The community benefit agreements were part of the lease sale auctions, which wrapped up on Dec. 6. Three companies secured a bid for the lease areas 34 miles off the coast of Morro Bay, totaling $425.6 million. The winning companies are Equinor Wind US LLC, Central California Offshore Wind LLC, and Invenergy California Offshore Wind LLC.

While the provisional bidding winners may be newcomers to the Central Coast, the companies have complicated pasts.

Chicago-based energy company Invenergy has had legal issues regarding several of its past projects, such as a New England power plant that was hit with two lawsuits in 2018. The lawsuits alleged that Invenergy was trying to shift $100 million in costs onto New England electricity customers. The company argued that the cost for building power lines to provide connection to the electricity grid was the responsibility of the ratepayers.

While Central California Offshore Wind LLC has avoided lawsuits and controversy in its short existence, its parent companies, EDP Renewables (EDPR) and ENGIE, have not.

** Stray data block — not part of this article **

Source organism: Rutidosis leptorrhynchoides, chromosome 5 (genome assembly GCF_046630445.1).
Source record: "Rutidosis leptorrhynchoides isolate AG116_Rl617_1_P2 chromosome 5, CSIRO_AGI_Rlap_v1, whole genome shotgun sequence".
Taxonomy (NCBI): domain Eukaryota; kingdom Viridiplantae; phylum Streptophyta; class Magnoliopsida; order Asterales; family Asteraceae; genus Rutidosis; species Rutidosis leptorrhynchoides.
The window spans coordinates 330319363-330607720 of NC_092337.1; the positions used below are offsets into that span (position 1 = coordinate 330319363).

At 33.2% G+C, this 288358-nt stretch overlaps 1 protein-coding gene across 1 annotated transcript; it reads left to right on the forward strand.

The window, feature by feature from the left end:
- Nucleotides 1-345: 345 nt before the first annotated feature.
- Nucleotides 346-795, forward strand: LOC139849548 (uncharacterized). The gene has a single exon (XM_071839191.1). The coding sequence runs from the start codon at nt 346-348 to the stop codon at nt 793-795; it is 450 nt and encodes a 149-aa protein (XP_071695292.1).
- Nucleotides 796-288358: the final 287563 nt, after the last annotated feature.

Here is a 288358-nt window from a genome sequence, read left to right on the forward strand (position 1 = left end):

According to renewable energy newsource Recharge, EDP Renewables landed in hot water in 2020 after company executives were found in the middle of a corruption scandal—alleged bribery involving Portugal's former economy minister Manuel Pinho.

Last year, French utility company ENGIE entered a 15-year supply deal for liquified natural gas in Texas, despite rejecting a similar deal in 2020. ENGIE's decision to sign the contract drew the ire of many climate activists, who lambasted the company for false promises to go carbon neutral, according to Politico.

Norwegian-based company Equinor was formerly known as Statoil, the fifth largest producer of oil and gas in the Gulf of Mexico, according to the company's website.

In 2018, the energy company was accused of "greenwashing" after rebranding as Equinor in an attempt to reflect its transition away from oil and gas. According to environmental organization ClientEarth, Equinor approved four new oil and gas projects in 2020, and sold off parts of its offshore wind power assets worth more than $1 billion.